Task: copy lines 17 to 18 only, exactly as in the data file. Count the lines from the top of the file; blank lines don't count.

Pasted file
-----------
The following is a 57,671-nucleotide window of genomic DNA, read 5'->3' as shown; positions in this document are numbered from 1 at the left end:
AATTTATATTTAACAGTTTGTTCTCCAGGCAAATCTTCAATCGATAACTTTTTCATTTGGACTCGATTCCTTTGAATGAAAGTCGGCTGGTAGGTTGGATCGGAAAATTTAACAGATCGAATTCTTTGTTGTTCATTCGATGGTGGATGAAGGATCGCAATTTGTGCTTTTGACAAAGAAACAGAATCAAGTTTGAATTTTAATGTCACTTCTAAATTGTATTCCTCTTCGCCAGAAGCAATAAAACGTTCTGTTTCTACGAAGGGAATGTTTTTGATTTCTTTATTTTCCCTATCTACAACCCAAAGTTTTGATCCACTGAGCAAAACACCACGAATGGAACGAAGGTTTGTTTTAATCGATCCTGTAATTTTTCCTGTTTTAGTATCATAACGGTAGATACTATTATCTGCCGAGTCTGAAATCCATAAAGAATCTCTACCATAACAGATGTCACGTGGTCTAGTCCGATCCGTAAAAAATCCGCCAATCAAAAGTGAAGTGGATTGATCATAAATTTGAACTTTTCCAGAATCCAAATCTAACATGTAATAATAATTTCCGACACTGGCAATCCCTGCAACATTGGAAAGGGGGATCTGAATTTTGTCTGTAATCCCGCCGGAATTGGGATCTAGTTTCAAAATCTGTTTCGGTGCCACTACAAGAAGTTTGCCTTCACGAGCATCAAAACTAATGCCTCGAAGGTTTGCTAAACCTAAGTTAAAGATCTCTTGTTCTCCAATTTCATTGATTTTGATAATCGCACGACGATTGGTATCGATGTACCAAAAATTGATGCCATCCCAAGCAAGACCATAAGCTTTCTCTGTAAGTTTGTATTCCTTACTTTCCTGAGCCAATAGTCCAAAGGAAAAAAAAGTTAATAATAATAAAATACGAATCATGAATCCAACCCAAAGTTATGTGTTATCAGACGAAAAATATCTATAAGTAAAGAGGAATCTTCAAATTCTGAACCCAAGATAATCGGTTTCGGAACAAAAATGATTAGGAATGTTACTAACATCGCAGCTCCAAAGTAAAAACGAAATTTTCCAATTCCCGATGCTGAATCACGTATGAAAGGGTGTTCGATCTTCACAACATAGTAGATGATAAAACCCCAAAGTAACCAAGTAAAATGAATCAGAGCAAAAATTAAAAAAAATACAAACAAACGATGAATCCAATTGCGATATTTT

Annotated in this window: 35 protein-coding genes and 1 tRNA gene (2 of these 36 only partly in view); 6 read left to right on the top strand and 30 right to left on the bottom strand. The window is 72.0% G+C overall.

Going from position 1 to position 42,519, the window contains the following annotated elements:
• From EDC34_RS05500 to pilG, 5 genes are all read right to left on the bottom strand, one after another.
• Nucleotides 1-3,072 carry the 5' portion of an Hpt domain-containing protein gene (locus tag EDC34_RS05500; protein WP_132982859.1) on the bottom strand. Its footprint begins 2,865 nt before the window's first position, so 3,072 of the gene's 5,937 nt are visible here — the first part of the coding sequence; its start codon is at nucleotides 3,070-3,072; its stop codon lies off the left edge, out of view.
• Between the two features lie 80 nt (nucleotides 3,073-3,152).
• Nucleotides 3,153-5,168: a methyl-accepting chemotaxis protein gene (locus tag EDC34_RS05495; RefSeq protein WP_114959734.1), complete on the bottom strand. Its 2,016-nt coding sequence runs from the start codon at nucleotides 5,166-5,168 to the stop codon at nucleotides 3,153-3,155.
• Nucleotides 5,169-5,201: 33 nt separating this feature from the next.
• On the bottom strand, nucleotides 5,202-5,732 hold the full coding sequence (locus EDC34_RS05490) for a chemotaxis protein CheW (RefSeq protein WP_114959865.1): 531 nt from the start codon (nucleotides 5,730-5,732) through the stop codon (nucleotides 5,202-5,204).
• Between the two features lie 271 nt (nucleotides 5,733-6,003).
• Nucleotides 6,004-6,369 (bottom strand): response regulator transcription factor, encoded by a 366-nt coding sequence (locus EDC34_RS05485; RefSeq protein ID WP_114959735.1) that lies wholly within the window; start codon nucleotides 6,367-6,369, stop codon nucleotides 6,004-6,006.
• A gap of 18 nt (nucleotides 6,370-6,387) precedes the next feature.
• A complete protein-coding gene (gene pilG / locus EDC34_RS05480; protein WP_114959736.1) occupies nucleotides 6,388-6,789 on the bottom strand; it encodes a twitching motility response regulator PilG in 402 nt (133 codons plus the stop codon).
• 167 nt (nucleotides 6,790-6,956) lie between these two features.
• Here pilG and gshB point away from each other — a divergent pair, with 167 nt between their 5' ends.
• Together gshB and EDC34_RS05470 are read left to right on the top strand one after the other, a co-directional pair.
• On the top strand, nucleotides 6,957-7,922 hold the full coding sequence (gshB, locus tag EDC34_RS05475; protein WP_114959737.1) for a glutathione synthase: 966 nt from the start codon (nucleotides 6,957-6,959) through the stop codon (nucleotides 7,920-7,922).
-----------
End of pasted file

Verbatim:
• Together gshB and EDC34_RS05470 are read left to right on the top strand one after the other, a co-directional pair.
• On the top strand, nucleotides 6,957-7,922 hold the full coding sequence (gshB, locus tag EDC34_RS05475; protein WP_114959737.1) for a glutathione synthase: 966 nt from the start codon (nucleotides 6,957-6,959) through the stop codon (nucleotides 7,920-7,922).